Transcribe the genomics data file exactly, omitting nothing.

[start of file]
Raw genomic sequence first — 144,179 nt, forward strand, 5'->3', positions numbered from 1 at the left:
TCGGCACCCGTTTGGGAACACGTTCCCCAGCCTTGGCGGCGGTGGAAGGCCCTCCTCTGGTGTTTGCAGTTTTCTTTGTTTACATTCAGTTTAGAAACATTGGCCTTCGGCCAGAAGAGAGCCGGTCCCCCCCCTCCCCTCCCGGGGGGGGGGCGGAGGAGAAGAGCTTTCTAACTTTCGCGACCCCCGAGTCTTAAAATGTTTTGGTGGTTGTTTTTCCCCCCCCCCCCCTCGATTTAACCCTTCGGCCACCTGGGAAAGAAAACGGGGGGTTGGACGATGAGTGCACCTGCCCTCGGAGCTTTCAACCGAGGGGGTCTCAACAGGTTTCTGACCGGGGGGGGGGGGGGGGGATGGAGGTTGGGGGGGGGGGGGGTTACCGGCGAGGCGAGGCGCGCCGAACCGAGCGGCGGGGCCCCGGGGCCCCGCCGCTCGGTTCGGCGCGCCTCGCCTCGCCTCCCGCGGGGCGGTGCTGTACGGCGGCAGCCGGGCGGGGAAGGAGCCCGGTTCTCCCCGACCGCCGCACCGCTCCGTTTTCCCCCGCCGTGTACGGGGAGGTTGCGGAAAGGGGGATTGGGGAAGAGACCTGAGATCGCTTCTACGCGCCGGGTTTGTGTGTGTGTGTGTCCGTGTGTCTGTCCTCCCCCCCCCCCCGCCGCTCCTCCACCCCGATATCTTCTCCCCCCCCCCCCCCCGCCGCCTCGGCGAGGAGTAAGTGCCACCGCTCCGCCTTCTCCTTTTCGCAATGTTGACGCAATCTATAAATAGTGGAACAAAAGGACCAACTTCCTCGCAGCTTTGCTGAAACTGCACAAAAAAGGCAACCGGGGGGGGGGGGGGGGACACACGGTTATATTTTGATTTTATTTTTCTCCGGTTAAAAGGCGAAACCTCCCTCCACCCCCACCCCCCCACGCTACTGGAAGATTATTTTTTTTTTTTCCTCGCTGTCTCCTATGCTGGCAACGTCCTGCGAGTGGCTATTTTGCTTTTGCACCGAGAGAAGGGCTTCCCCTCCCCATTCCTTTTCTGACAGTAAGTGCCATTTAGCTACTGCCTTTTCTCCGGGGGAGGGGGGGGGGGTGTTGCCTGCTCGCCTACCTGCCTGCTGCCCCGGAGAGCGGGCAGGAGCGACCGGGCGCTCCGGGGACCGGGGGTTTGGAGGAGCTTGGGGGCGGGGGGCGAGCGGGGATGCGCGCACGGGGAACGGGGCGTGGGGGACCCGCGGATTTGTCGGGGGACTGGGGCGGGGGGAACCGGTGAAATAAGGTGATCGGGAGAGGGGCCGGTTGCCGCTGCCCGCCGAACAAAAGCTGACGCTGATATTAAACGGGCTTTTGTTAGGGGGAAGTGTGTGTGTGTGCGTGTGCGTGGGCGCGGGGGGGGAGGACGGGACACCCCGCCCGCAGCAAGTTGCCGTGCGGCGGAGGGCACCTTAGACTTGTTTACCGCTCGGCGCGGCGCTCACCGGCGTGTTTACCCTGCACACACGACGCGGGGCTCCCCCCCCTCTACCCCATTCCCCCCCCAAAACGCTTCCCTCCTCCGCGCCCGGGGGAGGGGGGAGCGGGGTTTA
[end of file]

Raw genomic sequence first — 144,179 nt, forward strand, 5'->3', positions numbered from 1 at the left:
TCGGCACCCGTTTGGGAACACGTTCCCCAGCCTTGGCGGCGGTGGAAGGCCCTCCTCTGGTGTTTGCAGTTTTCTTTGTTTACATTCAGTTTAGAAACATTGGCCTTCGGCCAGAAGAGAGCCGGTCCCCCCCCTCCCCTCCCGGGGGGGGGGCGGAGGAGAAGAGCTTTCTAACTTTCGCGACCCCCGAGTCTTAAAATGTTTTGGTGGTTGTTTTTCCCCCCCCCCCCCTCGATTTAACCCTTCGGCCACCTGGGAAAGAAAACGGGGGGTTGGACGATGAGTGCACCTGCCCTCGGAGCTTTCAACCGAGGGGGTCTCAACAGGTTTCTGACCGGGGGGGGGGGGGGGGGATGGAGGTTGGGGGGGGGGGGGGTTACCGGCGAGGCGAGGCGCGCCGAACCGAGCGGCGGGGCCCCGGGGCCCCGCCGCTCGGTTCGGCGCGCCTCGCCTCGCCTCCCGCGGGGCGGTGCTGTACGGCGGCAGCCGGGCGGGGAAGGAGCCCGGTTCTCCCCGACCGCCGCACCGCTCCGTTTTCCCCCGCCGTGTACGGGGAGGTTGCGGAAAGGGGGATTGGGGAAGAGACCTGAGATCGCTTCTACGCGCCGGGTTTGTGTGTGTGTGTGTCCGTGTGTCTGTCCTCCCCCCCCCCCCGCCGCTCCTCCACCCCGATATCTTCTCCCCCCCCCCCCCCCGCCGCCTCGGCGAGGAGTAAGTGCCACCGCTCCGCCTTCTCCTTTTCGCAATGTTGACGCAATCTATAAATAGTGGAACAAAAGGACCAACTTCCTCGCAGCTTTGCTGAAACTGCACAAAAAAGGCAACCGGGGGGGGGGGGGGGGACACACGGTTATATTTTGATTTTATTTTTCTCCGGTTAAAAGGCGAAACCTCCCTCCACCCCCACCCCCCCACGCTACTGGAAGATTATTTTTTTTTTTTCCTCGCTGTCTCCTATGCTGGCAACGTCCTGCGAGTGGCTATTTTGCTTTTGCACCGAGAGAAGGGCTTCCCCTCCCCATTCCTTTTCTGACAGTAAGTGCCATTTAGCTACTGCCTTTTCTCCGGGGGAGGGGGGGGGGGTGTTGCCTGCTCGCCTACCTGCCTGCTGCCCCGGAGAGCGGGCAGGAGCGACCGGGCGCTCCGGGGACCGGGGGTTTGGAGGAGCTTGGGGGCGGGGGGCGAGCGGGGATGCGCGCACGGGGAACGGGGCGTGGGGGACCCGCGGATTTGTCGGGGGACTGGGGCGGGGGGAACCGGTGAAATAAGGTGATCGGGAGAGGGGCCGGTTGCCGCTGCCCGCCGAACAAAAGCTGACGCTGATATTAAACGGGCTTTTGTTAGGGGGAAGTGTGTGTGTGTGCGTGTGCGTGGGCGCGGGGGGGGAGGACGGGACACCCCGCCCGCAGCAAGTTGCCGTGCGGCGGAGGGCACCTTAGACTTGTTTACCGCTCGGCGCGGCGCTCACCGGCGTGTTTACCCTGCACACACGACGCGGGGCTCCCCCCCCTCTACCCCATTCCCCCCCCAAAACGCTTCCCTCCTCCGCGCCCGGGGGAGGGGGGAGCGGGGTTTA